A Labour of Love — The making of a pair of Edward Green shoes
A film by David Lale & Euan Denholm
There's something very special about watching a beautiful object come into being. Watching as raw materials are cut and pinched and sewn and shaped into something all together different, emerging slowly into a completed form, far more than the sum of their parts.
At Edward Green we always enjoy taking visitors around the workshop and seeing their entrancement at watching the alchemy of shoes being made.
Many will have visited other factories and will speak of how things are both similar and yet quite different.
It's not about a single cut, or stitch or eyelet - although any of those might be done differently. Rather, it's about time taken and a craftsman's engagement with their work.
When we came to making a film of our workshop we wanted to capture that difference – that atmosphere - and something of the hum and rhythm of the place to share with you online.
The sound of the workshop draws one in from the first click of the clicker's knife: a clatter and rustle, a creak and a tap, until we reach the relative quiet of the shoe room where the shoes are prepared for their decorous departure.
For much of the time we still use the same machinery our great-grandparents would have been using. Machinery which demands great skill and attentiveness and in return gives us the outstanding quality you expect.
Our sole sewing machine was made by the British United Shoe Machinery Corporation after the war, maybe not too long before Pete, who plays it like a virtuoso, started making shoes. Every time a shoe arrives with a change of colour, last or welt- changes we make a lot of with our variety of special orders- Pete adjusts the machine accordingly. But the trusty old BUSMC stitches soles with a neatness that more modern machinery, made for a volume market of open channelled stitching, won't seek to match. And it also makes a wonderful noise.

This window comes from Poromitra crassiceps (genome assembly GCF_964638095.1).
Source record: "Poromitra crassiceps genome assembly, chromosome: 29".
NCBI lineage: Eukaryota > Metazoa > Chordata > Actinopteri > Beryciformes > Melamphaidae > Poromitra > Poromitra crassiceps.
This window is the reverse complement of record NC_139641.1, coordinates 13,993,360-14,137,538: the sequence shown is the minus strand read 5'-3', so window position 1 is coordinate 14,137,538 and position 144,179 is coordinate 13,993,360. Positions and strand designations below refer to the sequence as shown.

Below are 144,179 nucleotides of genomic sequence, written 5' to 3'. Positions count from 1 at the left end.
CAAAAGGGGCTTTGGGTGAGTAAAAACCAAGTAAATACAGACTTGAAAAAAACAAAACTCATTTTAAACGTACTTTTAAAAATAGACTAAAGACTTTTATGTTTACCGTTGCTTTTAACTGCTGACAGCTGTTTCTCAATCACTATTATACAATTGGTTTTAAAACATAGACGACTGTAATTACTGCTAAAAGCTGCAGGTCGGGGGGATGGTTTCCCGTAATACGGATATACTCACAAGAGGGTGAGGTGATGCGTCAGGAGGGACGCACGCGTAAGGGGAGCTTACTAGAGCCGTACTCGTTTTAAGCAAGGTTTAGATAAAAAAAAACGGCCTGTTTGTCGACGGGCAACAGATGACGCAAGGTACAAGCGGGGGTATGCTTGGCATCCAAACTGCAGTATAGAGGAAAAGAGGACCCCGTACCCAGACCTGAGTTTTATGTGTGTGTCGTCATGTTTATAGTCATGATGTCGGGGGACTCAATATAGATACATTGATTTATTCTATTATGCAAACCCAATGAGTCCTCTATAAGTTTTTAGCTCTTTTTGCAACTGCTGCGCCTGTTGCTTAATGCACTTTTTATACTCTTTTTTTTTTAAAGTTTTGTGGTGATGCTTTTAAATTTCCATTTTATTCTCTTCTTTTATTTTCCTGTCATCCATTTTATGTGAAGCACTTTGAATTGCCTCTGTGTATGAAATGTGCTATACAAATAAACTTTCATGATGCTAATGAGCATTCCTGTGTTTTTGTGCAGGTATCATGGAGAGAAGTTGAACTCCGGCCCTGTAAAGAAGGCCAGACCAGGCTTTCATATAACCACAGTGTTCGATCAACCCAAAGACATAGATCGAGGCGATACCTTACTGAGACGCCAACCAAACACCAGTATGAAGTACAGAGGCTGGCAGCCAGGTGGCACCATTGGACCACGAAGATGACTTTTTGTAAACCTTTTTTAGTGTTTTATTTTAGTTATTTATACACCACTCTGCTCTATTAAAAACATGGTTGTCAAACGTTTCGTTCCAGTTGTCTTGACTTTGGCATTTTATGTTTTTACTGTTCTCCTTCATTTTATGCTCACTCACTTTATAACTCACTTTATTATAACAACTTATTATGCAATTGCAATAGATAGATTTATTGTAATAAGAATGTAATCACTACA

Our lasting process involves four craftsmen. The upper is drafted by hand and tacked to it's last with little more than a hammer before the old bed-lasting machine is expertly used to tautly pull a wire neatly under the shoe's toe line. Every action highly skilled, with just the right pressure for the last and leather under hand. Why? Because thus far we've been unable to find a more modern machine which can replicate the definition our time tested techniques can bring. And yet these old machines require far more mastery from their operators than today's industrial equivalents.
The same is true cutting calfskin or individually sewing parallel double lines, twelve stitches to the inch. Excellence demands commitment and fearsome concentration.
Walk around the workshop and at every station you'll see craftsmen involved in their work: checking, thinking, adjusting.
These are shoes born of time and attention and love. This is our labour of love.